We must learn our limits. We are all something, but none of us are everything. - Blaise Pascal
Today many people have easier access to knowledge than any polymath might have had, so it might be expected that many more polymaths should exist. However, they no loner exist because of the sheer quantity of this information. To make any lasting achievement in any field today one must invest such a large quantity of time to that specific focus that there is simply no time left to devote to any other kind of study. Clearly then potential within a person becomes much more focused than the polymathic idea. This depth of knowledge has also destroyed the romantic notion of a cultural or literary canon by both extending and in some ways eliminating its boundaries.
While the idea of a master of all fields of human ability might be traceable back to King David if not earlier, the idea of the polymath as the ultimate ideal of human came about through the movement of Renaissance Humanism. As a reaction to the Medieval educational system which set out to train men into very specific occupations, this movement sought to change education into a process which created not just professionals, but also citizens (Kristeller). This required training not just practically, but also in areas which became known as the liberal arts. While this education was often only taken by those looking to be involved in the sciences or philosophy, it became seen as the primary way by which people could fully understand the world.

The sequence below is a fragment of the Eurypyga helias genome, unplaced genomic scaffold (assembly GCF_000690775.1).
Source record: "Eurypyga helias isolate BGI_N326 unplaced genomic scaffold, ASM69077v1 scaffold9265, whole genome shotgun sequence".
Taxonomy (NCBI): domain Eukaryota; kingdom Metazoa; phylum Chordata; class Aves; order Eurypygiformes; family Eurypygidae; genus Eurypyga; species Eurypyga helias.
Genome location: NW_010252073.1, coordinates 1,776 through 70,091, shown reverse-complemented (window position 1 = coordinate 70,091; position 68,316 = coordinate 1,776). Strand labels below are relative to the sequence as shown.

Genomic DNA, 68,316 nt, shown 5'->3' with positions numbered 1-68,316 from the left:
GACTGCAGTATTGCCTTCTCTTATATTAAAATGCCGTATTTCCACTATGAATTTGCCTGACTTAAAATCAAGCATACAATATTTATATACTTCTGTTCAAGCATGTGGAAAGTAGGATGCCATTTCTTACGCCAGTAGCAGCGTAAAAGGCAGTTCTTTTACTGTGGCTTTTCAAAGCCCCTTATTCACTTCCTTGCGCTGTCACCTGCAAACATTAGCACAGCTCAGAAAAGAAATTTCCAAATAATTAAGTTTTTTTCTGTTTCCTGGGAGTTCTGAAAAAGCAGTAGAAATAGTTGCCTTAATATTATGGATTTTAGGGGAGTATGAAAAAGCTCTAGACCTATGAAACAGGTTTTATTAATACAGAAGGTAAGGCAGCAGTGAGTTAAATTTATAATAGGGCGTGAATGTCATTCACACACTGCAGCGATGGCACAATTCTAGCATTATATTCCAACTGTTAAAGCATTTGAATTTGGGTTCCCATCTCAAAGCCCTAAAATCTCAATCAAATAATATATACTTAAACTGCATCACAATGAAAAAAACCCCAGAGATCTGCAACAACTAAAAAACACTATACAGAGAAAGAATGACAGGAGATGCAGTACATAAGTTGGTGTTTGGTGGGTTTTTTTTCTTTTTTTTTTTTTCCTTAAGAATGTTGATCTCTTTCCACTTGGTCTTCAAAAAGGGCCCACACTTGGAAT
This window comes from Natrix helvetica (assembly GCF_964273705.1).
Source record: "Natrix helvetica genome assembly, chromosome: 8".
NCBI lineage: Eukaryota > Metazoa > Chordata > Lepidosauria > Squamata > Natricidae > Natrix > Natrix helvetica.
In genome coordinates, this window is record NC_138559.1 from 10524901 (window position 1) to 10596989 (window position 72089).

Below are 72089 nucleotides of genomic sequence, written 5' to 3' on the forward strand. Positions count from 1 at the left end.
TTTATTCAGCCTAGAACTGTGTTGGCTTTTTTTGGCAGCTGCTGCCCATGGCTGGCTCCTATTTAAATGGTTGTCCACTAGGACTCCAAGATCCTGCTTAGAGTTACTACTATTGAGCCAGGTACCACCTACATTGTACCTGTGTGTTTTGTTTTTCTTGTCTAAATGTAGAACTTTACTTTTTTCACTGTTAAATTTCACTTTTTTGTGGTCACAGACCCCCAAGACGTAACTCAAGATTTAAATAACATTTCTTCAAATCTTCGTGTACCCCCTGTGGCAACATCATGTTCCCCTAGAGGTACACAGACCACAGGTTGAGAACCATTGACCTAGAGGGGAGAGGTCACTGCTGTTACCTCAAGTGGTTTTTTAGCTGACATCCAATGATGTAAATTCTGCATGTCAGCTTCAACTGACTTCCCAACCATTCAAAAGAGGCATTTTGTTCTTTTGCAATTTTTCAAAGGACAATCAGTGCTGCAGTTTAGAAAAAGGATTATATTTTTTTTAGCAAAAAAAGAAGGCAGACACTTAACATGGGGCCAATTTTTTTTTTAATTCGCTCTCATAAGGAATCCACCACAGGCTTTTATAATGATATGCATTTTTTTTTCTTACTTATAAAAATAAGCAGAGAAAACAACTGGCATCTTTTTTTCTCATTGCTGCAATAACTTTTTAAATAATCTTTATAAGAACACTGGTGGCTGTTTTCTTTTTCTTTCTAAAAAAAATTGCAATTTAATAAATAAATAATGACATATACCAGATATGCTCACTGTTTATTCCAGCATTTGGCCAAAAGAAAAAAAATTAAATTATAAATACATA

Beyond just having the knowledge as provided by a liberal arts education, the ideal renaissance man possessed the ability to put forth effort in a seemingly effortless way. This ideal known as ‘sprezzatura” was discussed in some detail in The Book of Courtier, one of the richest description of Italian Renaissance courts. To be able to truly perform this effortless effort one must fully internalize the one’s knowledge and training. This ideal way of doing things is still with us today, in most anything considered cool, but those original possessors of sprezzatura were dedicated to have this in every one of their actions.